It’s considered poor form and downright creepy to put bags of zucchini in people’s driveways or on their front porch or next to their pool chairs while they sunbathe. Breaking into cars to leave boxes of strawberries is likely to get you sent up on felony auto theft charges.
So, what do you do if you’ve got a bumper crop of beefsteak tomato plants – and you don’t even like tomatoes all that much?
If all these tomato plant seedlings (also known as “vines”) decide to bloom and bear fruit (yes, they’re fruits!), I’ll be knee deep in more tomatoes than we could consume in a lifetime. My options are:
- Make 140 gallons of homemade spaghetti sauce (HAH)
- Can the tomatoes (fat chance)
- Pick off the blossoms before they “set” and hope that’s all it takes to stop tomatoes from growing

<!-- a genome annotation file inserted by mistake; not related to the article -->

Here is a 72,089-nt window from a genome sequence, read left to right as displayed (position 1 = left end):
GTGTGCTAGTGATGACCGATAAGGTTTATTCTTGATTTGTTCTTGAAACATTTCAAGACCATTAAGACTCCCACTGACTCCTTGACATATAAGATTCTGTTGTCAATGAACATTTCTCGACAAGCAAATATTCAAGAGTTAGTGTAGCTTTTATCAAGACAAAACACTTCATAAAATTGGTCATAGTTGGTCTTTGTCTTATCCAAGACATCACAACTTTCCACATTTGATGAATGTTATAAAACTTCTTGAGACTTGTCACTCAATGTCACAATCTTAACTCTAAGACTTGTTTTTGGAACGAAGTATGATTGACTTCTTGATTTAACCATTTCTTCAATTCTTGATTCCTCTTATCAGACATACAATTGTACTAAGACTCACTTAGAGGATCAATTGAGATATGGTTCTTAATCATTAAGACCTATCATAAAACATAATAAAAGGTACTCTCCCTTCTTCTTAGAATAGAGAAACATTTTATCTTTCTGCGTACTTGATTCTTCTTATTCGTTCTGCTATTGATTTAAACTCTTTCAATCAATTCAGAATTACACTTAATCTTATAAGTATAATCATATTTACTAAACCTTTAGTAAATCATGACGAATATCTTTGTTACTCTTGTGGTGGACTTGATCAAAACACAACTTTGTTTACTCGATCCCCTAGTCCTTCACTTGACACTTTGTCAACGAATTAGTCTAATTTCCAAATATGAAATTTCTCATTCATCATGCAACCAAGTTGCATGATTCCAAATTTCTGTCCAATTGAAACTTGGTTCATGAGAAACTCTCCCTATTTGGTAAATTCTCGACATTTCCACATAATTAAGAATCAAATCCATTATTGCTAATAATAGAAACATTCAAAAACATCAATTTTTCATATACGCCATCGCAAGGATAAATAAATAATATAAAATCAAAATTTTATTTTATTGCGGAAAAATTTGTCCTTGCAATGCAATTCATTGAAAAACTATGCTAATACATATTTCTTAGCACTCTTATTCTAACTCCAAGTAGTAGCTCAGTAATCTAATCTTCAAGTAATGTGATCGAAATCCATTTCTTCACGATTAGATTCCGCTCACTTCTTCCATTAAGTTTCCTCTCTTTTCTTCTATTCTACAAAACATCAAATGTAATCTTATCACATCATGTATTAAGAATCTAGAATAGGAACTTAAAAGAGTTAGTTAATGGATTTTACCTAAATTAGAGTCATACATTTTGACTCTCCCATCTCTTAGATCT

- Research what it’ll take to start a local farmer’s market, and sell off the tomatoes
- Pull off paradigm shift and morph the patio into a Victory Garden (more on these later)
- Give the plants to someone who has kids and loves to garden but missed the window
I’m figuring that last option is the most likely. I’m not nearly domesticated enough to pull off #1 – and where would I put all that sauce?
If I opt for #2 and can them, I’d have to learn how to can stuff. Then I’d have to convince my dearly beloved to dig me a cold cellar and put up shelves and a weird hanging light that casts scary shadows in horror flicks. We’d then shlep all those canned tomatoes down into the cold cellar, where they’d sit for nine years, until the San Andreas Fault twitches and shatters 90% of the glass jars and drowns us in tomato goo. I’ll pass, thanks.
If you’re a nice neighbor and still have a stack of those Topsy Turvy Tomato planters like the ones on your patio, offer one or two to that neighbor who has kids, loves to garden, but doesn’t have the time to prep a patch to receive the vines.